Congestive Cardiac Failure Keywords: Congenital, heart disease, cyanosis, oxygenated blood, deoxygenated blood, structural defects, systemic circulation, pulmonary circulation, Mottling, Pallor, Pulmonary Rales 1. CYANOTIC CONGENITAL HEART DISEASES (CCHD) CCHD is a group of congenital heart diseases that occur due to deoxygenated blood bypassing the lungs and entering the systemic circulation or a mixture of oxygenated and deoxygenated blood entering systemic circulation which is caused by structural defects of the heart or any condition which increases pulmonary vascular
Hypoxia: is the lack of adequate oxygen but hypoxic injury is due to low blood supply, which impacts the heart muscle (Huether & McCance, 2012, p. 63-65 ). After the cessation of blood supply to the heart muscle, the contraction stops due to decline in mitochondrial phosphorylation. This leads to low ATP production, which causes an increase in anaerobic metabolism, producing ATP from glycogen. Even when that is used up, the sodium and potassium pump on the plasma membrane and the sodium-calcium exchange fail to function. All of this causes cellular swelling and also lead to vacuolation, formation of vacuoles.
The patient was kept in the propped up position with the head end elevated to 450. 2. He was initially given 60% oxygen via a venturi mask 3. His vital parameters were monitored ECG, Heart rate ,SPO2, NIBP, Hourly urine output, temperature, GCS score 4. His initial arterial blood gas with 60% oxygen was pH-7.39 pO2-385 mm
Christina Markevich 10/29/2015 Congestive Heart Failure What is Congestive Heart Failure? Congestive Heart Failure is something that occurs when the heart is no longer able to pump enough blood to the rest of the body, or when is just is not able to pump blood as well as it should. Some people happen to have either of these problems, some people have both.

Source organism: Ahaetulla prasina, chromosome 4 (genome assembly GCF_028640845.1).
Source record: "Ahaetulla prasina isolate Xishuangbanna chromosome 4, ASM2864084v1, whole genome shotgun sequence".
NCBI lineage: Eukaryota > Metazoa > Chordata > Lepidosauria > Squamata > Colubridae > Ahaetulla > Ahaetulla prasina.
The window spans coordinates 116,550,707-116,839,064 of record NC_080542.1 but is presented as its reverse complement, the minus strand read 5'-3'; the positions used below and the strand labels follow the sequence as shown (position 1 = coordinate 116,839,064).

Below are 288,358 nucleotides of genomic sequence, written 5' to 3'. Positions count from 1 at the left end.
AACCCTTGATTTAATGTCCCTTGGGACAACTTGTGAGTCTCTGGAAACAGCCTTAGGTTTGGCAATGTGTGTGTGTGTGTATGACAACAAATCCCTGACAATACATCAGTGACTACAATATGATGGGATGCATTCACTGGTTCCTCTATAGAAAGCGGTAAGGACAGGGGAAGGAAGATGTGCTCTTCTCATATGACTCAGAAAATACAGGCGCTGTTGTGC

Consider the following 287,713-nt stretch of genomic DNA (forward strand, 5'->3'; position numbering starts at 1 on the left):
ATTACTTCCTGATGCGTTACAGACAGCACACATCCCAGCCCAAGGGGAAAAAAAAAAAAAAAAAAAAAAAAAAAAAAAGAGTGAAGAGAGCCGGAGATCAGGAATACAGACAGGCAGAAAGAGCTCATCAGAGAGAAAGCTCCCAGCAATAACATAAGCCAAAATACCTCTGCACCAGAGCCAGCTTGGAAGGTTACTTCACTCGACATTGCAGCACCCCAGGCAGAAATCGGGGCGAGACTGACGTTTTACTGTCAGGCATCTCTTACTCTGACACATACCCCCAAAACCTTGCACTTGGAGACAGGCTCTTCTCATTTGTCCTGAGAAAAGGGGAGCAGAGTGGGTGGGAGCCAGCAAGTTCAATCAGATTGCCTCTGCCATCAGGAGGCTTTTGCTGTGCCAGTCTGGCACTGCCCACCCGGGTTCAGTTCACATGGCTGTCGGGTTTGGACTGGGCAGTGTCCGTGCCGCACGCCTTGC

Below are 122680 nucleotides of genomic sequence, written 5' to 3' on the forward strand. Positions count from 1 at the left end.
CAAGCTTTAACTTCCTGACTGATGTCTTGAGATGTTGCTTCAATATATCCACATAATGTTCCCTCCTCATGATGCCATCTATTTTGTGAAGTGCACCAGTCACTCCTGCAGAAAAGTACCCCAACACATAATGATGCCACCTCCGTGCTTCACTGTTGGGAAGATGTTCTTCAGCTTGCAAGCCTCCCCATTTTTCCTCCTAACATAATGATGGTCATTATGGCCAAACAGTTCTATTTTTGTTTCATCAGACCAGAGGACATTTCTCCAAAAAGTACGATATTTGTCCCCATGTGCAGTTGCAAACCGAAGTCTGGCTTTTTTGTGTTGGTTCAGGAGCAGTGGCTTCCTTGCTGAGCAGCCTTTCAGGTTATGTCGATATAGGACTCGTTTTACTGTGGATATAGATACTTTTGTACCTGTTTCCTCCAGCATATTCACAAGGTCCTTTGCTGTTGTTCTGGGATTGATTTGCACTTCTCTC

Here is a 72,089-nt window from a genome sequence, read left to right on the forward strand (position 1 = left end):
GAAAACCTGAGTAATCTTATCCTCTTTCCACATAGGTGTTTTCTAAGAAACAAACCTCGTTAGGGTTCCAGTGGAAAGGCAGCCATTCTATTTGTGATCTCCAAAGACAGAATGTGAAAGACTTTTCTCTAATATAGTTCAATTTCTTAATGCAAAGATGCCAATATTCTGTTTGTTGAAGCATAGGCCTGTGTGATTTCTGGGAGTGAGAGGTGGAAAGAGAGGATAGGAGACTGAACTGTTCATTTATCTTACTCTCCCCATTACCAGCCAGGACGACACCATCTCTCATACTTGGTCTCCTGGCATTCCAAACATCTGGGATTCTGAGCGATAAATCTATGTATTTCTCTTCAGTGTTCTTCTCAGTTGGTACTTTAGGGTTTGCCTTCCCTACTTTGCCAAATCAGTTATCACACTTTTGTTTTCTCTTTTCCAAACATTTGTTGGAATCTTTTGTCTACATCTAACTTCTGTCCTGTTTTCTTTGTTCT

My current practice setting is primarily based out of the hospital and quality care measures as well as cost analyses are certainly of big concern this day and time. Providers are constantly making sure that all "quality indicators" are present on each and every cardiac consult that is encountered and making sure that the documentation supports the reason why a certain "quality indicator" is not indicated on the individual patient. What I find thought provoking is that although I may discharge a chronic systolic heart failure patient on all the core measure medications and they demonstrated improvement while in the hospital for the 3 to 4 days that they are allowed for that admission, they still bounce right back into the hospital for "congestive
The monitoring of weight is one of the most accurate forms for a nurses to monitor for fluid retention. Along with daily weights, the nurse will also be assessing the lungs sounds of a patient with ASD to monitor for fluid overload. The problem with fluid overload is that it stress the heart, causing it to grow in size, which is the way the body compensates for the complication. Fluid overload can affect many more areas of the body, such as the liver, kidneys and most importantly the lungs. These are some of the reasons it is important for the nurse to assess for murmur in the heart, adventitious lung sounds, as well as respiratory